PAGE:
Feel the Chill with Charles Kingsley’s Ode To The Northeast Wind

snowy sprucesIt is rare to encounter verse that places winter storms in a positive context, isn’t it?

Around 1900, the international writer Lafcadio Hearn gave lectures on English literature and poetry at the University of Tokyo, and I can think of no better introduction to this author and poem than the one he gave. Read more

Industry and Indolence: Aesop’s Fable of The Ant and the Grasshopper

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black ants crawl amid dry leaves and twigs“How we spend our days,” wrote Annie Dillard “is, of course, how we spend our lives.” And there are few examples of how we spend our lives more appropriate to the season than Aesop’s fable of the Ant and the Grasshopper. On the surface merely a harsh lesson in thrift and planning, on a deeper level it becomes a koan which opens up the questions of what it means to live and what it means to truly be alive. Read more

In His Ballet Score The Snow Queen, Kenji Bunch Conjures an Icy Winter Landscape and a Frozen Psyche

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A stamp of Belarus showing author Hans Andersen and the Snow Queen
A stamp of Belarus showing author Hans Andersen and the Snow Queen

The best way to appreciate nature is undoubtedly to be in it and perhaps caring for it to the degree that it needs tending. But there’s little to do outside when the ground might be frozen and most plants are dormant–as they should be, giving us all the more opportunity to expand our appreciation of nature to other ways.

This is what the brilliant and often mystical Bohemian-Austrian poet and novelist Rainer Maria Rilke was doing in 1922 when he wrote a young admirer named Lisa Heise whose life had taken an awful turn. What he said to her is translated here by William Needham:

Tending my inner garden went splendidly this winter. Suddenly to be healed again and aware that the very ground of my being — my mind and spirit — was given time and space in which to go on growing; and there came from my heart a radiance I had not felt so strongly for a long time . . . You tell me how you are able to feel fully alive every moment of the day and that your inner life is brimming over; you write in the knowledge that what you have, if one looks at it squarely, outweighs and cancels all possible privations and losses that may later come along. It is precisely this that was borne in upon me more conclusively than ever before as I worked away during the long winter months . . .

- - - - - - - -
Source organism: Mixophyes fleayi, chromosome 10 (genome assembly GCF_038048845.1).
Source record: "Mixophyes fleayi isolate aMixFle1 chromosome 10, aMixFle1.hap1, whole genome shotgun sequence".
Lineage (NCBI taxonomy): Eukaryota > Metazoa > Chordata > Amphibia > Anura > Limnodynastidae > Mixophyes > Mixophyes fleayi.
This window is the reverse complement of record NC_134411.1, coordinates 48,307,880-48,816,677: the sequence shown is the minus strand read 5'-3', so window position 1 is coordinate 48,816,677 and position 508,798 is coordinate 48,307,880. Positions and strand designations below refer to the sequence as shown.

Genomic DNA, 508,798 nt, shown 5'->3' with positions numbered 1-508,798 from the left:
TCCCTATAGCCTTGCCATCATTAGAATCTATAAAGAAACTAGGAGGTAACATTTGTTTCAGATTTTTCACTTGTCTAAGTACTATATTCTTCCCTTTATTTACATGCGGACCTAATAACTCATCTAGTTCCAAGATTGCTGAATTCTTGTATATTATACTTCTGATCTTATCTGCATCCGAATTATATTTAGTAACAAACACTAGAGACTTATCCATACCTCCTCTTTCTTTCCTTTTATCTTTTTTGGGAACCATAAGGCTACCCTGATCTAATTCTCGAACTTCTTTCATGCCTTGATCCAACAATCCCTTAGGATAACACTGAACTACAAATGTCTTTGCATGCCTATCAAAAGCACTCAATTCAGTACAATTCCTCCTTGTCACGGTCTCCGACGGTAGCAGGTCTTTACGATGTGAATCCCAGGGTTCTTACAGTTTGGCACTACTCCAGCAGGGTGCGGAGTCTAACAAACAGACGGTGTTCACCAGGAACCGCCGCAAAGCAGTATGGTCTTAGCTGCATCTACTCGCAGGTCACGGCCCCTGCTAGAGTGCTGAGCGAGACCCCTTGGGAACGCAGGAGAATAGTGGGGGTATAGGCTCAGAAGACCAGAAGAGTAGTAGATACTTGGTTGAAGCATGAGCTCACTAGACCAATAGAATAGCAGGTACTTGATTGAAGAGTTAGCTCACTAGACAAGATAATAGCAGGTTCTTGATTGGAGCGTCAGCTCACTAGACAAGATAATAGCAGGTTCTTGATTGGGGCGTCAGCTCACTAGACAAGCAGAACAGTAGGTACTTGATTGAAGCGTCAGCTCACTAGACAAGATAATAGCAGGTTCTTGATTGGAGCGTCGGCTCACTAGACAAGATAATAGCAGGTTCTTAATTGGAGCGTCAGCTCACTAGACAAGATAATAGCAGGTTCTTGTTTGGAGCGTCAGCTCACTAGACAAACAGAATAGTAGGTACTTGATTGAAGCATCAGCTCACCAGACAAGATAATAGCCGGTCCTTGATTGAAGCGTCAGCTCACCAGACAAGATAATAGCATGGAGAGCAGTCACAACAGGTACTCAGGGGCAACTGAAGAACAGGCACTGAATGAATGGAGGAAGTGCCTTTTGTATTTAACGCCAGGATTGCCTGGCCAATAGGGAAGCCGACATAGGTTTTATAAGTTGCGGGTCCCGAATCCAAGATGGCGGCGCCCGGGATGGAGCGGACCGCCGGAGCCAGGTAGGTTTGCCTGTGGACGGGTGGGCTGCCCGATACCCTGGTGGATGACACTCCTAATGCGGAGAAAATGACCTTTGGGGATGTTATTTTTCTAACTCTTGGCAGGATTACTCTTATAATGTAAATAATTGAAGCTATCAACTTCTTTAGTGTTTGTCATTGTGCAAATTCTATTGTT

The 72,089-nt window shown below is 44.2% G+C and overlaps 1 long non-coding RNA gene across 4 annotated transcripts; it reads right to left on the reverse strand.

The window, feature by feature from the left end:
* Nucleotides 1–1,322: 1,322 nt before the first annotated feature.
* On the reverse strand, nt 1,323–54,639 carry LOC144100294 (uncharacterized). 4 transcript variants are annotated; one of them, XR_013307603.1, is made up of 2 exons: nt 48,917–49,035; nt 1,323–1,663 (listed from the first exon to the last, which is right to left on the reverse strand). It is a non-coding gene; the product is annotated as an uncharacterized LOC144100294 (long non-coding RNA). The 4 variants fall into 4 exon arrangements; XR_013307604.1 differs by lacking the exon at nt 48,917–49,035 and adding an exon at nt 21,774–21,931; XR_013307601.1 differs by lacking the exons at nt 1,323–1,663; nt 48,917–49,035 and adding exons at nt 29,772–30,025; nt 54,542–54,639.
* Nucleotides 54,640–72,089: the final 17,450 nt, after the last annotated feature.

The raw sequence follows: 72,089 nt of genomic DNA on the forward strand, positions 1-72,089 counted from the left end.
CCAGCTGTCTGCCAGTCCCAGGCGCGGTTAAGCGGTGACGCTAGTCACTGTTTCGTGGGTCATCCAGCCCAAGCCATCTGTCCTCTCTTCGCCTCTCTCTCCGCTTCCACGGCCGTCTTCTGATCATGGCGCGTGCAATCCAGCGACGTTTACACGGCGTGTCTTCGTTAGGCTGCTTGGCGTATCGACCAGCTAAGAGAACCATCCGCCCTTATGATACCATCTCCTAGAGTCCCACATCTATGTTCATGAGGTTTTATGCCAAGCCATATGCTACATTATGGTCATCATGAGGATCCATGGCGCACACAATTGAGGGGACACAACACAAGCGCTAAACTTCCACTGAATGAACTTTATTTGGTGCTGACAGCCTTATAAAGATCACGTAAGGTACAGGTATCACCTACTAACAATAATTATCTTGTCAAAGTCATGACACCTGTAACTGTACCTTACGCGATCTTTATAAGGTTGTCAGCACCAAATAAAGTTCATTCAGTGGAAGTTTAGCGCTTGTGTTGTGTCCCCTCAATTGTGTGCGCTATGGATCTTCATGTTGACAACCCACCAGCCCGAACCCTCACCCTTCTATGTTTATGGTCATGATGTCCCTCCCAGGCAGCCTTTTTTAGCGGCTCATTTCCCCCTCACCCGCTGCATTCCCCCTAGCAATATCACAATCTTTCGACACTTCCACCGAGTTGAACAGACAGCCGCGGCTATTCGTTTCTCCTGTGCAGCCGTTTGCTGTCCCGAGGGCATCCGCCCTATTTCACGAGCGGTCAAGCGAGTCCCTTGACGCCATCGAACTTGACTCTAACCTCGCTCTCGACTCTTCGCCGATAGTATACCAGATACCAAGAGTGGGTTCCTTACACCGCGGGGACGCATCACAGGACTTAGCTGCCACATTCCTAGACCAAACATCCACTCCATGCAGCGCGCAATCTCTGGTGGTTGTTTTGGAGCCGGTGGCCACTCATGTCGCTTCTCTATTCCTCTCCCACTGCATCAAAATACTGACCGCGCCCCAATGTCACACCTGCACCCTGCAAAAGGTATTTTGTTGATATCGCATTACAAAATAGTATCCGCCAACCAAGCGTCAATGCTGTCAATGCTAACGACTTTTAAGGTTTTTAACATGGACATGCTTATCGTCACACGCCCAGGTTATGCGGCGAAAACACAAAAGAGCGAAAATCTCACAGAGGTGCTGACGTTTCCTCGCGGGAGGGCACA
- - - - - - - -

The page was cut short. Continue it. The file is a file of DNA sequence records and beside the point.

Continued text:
In 1933, the 24-year-old French philosopher and political activist Simone Weil wrote to herself in her notebook about the need for

Discipline of the attention for manual work—no distraction or dreaming. But no obsession either. One must continually watch what one is doing, without being carried away by it. Another kind of discipline is needed for using the mind with support from the imagination. And yet a third kind for reflection. You scarcely possess any of the third kind. A complete being possesses all 3. You ought to be a complete being.

It’s these themes of accepting and enjoying what you have and cultivating the imagination and reflection that our society often prevents that make mid-winter an ideal time to consider an art form as ephemeral as the garden: dance.

Few subjects could be as timely, typical, and topical for this season as “The Snow Queen,” which is why you should furiously shovel, scrape, endure a mixture of sand and slush, walk gingerly on slick surfaces, and otherwise go out of your way to hear the inspired treatment by American composer Kenji Bunch. Read more

French Cantatas for Winter Winds: Discover Boismortier’s Four Seasons

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The North Wind attempts to blow the traveler's cloak off him. Illustration by Milo Winter from The Aesop for Children (1919).
The North Wind attempts to blow the traveler’s cloak off him. Illustration by Milo Winter from The Aesop for Children (1919).

People frequently declare our time the Social Era. You’ve heard that term before, haven’t you? We won’t find naming winter storms among Nilofer Merchant’s new Rules for the Social Era, but lately our human tendency to personify everything inanimate has been applied in yet another way.

We’re far from the only culture with this tendency to look at the world around us and create characters. Every culture has! If we look back in time, the wind and weather provide good examples. (Pssst! Would you like to add a word to your vocabulary? There’s a term for making characters of wind and weather. Doing this is called physitheism.)

I hope that crazy word didn’t blow you away! It is pretty abstract, and might leave you groping for examples. So what were some of these breezy, gusty epithets, and how far back in history do they go? Read more

Consider the Value of Reading Wind Patterns in Snowfall

an untitled winter landscape painting by Jose Salis Camino
Untitled Winter Landscape (no date)
by José Salís Camino (1863-1927)

If you live where it snows and you’re not a kid, dealing with snow is mostly a chore–one some residents dread so much they resolve to retire in a place where they will never see snow again!

The Japanese have a saying karo tosen, or “Summer heater, winter fan.” The point is that Read more